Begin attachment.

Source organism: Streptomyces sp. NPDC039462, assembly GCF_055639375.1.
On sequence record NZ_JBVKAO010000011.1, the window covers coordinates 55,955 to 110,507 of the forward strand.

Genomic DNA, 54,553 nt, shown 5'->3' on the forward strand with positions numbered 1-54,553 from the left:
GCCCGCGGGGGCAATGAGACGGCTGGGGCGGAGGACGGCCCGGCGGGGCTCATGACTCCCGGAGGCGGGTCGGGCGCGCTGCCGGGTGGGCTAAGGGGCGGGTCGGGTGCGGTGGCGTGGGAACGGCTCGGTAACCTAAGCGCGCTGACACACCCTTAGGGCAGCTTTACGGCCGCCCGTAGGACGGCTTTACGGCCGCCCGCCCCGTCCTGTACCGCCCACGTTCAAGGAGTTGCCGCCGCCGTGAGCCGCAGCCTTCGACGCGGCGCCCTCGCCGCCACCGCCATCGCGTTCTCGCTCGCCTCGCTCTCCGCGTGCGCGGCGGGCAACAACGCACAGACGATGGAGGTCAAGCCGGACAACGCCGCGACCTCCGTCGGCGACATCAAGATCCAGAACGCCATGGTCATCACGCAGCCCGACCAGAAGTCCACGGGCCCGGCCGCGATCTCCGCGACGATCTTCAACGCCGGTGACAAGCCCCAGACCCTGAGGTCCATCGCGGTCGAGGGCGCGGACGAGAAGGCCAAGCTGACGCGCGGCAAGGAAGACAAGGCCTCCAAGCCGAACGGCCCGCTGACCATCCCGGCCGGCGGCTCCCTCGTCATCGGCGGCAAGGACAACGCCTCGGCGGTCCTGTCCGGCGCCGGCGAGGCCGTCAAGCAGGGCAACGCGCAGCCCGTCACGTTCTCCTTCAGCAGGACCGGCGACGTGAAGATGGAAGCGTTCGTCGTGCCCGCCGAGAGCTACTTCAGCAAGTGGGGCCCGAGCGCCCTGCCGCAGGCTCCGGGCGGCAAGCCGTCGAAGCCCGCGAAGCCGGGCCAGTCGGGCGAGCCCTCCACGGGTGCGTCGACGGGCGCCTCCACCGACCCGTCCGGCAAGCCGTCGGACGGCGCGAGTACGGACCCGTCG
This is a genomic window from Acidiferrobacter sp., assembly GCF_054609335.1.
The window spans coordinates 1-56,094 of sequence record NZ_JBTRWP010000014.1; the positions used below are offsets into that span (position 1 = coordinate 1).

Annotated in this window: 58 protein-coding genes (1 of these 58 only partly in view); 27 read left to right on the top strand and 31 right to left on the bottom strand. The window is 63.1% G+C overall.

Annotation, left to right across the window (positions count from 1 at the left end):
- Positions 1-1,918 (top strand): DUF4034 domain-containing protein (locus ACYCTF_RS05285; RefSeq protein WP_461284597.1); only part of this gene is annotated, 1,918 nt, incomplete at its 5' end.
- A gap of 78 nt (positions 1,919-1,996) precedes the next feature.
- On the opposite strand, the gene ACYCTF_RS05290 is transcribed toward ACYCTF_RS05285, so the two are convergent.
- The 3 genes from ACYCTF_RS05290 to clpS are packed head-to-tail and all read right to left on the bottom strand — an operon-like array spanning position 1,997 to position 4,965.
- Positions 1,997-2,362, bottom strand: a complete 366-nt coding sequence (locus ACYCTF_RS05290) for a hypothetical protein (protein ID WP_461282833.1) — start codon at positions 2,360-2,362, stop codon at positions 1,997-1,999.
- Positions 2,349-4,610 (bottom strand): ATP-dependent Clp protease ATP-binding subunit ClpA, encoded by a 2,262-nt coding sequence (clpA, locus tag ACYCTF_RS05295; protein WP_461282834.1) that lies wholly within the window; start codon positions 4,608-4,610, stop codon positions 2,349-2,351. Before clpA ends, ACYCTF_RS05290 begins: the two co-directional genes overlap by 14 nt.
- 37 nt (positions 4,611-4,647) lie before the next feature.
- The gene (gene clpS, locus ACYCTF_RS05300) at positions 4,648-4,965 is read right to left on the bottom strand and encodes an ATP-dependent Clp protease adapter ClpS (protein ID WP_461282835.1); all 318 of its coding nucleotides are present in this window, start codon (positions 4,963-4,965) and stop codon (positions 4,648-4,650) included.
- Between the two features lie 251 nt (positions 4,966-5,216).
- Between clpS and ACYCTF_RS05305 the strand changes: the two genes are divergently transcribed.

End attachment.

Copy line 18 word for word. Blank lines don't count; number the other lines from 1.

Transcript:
- Between clpS and ACYCTF_RS05305 the strand changes: the two genes are divergently transcribed.